In contrast, winners are more considered and balanced in their approach. They are more likely to consider impacts upon others and the environment and see opportunity in helping others to cope (Coulson-Thomas, 2009b & 2010). Green policies are not just for radicals who protest but may not be in a position to act. Protecting and conserving the environment and biodiversity ought to appeal to responsible conservatives (Scruton, 2012).  There may be economies to be made, but the emphasis of winners is upon improving efficiency, productivity and performance rather than cost reduction per se. They may be more open to ideas, alternatives and possibilities for improvement. They may simultaneously look for ways of increasing benefits by doing more with less. They may be willing to consider different ways of measuring, accounting for and reporting performance and assessing success and the value of what is produced (Coulson-Thomas, 2018; Boone, 2019). For example, could more and better use be made of accounting in re-aligning corporate purpose (Kasim, 2018).

In some areas the more successful boards may invest to secure a competitive advantage or higher return or deliver more socially responsible outcomes. They remain alert to opportunities to re-position themselves to be better equipped to capitalize upon a resurgence of economic activity. They are more likely to recognise that customers and others may also be impacted and that there might be a business opportunity in helping them to adapt. Supporting people through hard times might help to build loyalty and trust. Winners assess trade-offs and opportunities to redeploy expenditures to improve overall effectiveness. They are also more likely to identify and protect areas that are strategic and people who are high performing and difficult to replace. Steps may be taken to capture significant know how and the superior approaches of high performers to reduce the impact of the loss of key personnel.

Achieving Re-purposed Objectives                                                  

The differing approaches of winners and losers highlight areas of opportunity for organisations and the environment to benefit from certain questions and investigations during an economic slowdown (Coulson-Thomas, 2008, 2009a & b, 2010 & 2014). They also provide clues as to where the biggest potential gains may lie. A slowdown may release the time needed to explore them. To respond like a ‘winner’ and improve or transform resource utilisation and performance in existing and sustainable activities, or transition from an existing operation or model to a more sustainable one, there are certain steps a board and senior management should consider (Coulson-Thomas, 2007b & c, 2008, 2012a & b, 2013a).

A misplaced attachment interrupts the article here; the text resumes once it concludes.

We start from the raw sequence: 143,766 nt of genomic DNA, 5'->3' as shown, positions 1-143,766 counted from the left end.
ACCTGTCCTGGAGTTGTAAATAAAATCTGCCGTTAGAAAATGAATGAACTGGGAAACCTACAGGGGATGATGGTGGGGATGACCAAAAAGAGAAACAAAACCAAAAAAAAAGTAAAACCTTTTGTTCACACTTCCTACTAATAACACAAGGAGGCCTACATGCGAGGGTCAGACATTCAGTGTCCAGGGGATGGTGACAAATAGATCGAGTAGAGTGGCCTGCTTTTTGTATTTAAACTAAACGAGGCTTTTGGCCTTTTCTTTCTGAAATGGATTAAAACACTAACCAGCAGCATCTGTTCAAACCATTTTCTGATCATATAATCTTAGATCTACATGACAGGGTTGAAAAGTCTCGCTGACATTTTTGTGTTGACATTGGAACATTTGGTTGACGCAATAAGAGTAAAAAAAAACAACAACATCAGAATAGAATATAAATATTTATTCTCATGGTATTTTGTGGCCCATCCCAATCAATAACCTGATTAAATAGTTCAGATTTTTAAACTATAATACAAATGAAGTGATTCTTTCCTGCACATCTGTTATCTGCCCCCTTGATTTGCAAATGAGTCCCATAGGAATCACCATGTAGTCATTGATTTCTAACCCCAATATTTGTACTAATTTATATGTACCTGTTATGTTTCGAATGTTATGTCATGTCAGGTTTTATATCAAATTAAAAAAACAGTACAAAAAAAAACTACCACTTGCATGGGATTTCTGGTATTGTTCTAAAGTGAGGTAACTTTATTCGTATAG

The key activities that contribute most to the achievement of corporate priorities and associated economic and social objectives should be identified. Many companies devote considerable effort and resources to activities that are not critical in relation to corporate purpose and key objectives, and/or are hidden from customers, and/or give them little competitive advantage in transitioning to sustainable activities or scaling them up. Any required savings should be made first in areas that are not critical success factors for key corporate activities (Coulson-Thomas, 2008, 2009a & b).

Critical success factors for key activities need also to be identified and an assessment made of how many of them are in place. The investigation has revealed critical success factors for activities such as competitive bidding, building strategic customer and key account relationships, purchasing, pricing and creating and exploiting know-how, although many organisations appear unaware of them (Coulson-Thomas, 2012a & b, 2013a). The investigation reveals that even high performers in the top quartile of attainment are typically only very effective at less than half of the identified critical success factors (Coulson-Thomas, 2012a & b, 2013a). Every organisation that participated in the research programme could have increased their performance by adopting additional critical success factors.

Capturing and Sharing What High Performers do Differently

The imperative for action in respect of climate change is such that innovation, learning and sharing from best practice must be speeded up. Companies need to know who their and other high performers are within each of the key areas that have been identified and capture and share what they do differently. Virtually all critical success factors are differences of approach, and within every group examined the proportion of high performers or superstars has been very small (Coulson-Thomas, 2012a & b, 2013a). For example only 4% of those involved in the bidding studies won more than three out of four of the bids they submitted proposals for (Coulson-Thomas et al, 2003). Many organisations do not spot their high performers because they are given the same duties and suffer the same frustrations as everyone else. Managers may assume that they, their seniors or external consultants know best and spend little time observing how those for whom they are responsible do their jobs.